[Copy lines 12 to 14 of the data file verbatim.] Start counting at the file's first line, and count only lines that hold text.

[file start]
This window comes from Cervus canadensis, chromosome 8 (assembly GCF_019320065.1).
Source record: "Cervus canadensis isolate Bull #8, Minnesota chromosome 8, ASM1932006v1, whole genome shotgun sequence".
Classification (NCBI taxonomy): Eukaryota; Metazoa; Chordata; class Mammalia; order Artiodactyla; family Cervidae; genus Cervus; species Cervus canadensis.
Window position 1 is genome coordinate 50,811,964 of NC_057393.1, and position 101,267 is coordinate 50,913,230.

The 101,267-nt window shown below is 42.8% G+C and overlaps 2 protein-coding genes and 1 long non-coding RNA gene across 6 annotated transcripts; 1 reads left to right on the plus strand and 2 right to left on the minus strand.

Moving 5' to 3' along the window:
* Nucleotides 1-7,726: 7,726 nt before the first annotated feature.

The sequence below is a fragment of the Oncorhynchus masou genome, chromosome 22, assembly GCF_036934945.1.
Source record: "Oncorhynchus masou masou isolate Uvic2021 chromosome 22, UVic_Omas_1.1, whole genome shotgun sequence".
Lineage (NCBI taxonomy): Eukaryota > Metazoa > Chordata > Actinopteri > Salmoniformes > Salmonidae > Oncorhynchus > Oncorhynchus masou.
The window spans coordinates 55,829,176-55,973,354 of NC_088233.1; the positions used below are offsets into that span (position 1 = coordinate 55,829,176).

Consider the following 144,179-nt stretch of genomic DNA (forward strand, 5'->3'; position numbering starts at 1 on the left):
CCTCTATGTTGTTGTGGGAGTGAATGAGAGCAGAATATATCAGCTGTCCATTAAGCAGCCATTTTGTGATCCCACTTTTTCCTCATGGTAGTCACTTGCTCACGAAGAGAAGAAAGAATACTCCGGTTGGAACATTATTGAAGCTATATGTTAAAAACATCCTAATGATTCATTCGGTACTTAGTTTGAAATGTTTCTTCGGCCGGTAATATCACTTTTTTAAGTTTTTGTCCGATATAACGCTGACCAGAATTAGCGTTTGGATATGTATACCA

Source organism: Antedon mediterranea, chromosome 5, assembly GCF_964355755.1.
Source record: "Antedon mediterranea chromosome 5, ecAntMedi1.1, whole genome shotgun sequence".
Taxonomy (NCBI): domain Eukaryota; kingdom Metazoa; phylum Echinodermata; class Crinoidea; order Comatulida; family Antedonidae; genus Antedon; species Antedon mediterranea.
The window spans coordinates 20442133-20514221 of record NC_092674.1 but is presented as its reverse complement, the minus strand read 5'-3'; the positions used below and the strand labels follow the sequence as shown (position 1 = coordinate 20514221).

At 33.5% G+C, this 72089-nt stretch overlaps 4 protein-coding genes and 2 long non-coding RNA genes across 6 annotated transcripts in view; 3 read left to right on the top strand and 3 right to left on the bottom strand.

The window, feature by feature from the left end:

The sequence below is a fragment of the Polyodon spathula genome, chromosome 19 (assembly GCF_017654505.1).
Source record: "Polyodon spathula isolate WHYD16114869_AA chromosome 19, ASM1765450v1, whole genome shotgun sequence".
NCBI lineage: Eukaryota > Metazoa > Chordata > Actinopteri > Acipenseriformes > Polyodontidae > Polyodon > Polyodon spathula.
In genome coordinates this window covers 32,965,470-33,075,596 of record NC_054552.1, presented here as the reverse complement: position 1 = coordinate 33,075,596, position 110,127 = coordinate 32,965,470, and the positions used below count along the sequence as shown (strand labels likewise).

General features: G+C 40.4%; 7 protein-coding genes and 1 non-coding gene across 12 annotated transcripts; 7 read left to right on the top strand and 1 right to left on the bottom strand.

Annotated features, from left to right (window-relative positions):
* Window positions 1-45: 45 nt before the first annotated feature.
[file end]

Consider the following 144,179-nt stretch of genomic DNA (forward strand, 5'->3'; position numbering starts at 1 on the left):
CCTCTATGTTGTTGTGGGAGTGAATGAGAGCAGAATATATCAGCTGTCCATTAAGCAGCCATTTTGTGATCCCACTTTTTCCTCATGGTAGTCACTTGCTCACGAAGAGAAGAAAGAATACTCCGGTTGGAACATTATTGAAGCTATATGTTAAAAACATCCTAATGATTCATTCGGTACTTAGTTTGAAATGTTTCTTCGGCCGGTAATATCACTTTTTTAAGTTTTTGTCCGATATAACGCTGACCAGAATTAGCGTTTGGATATGTATACCA

Source organism: Antedon mediterranea, chromosome 5, assembly GCF_964355755.1.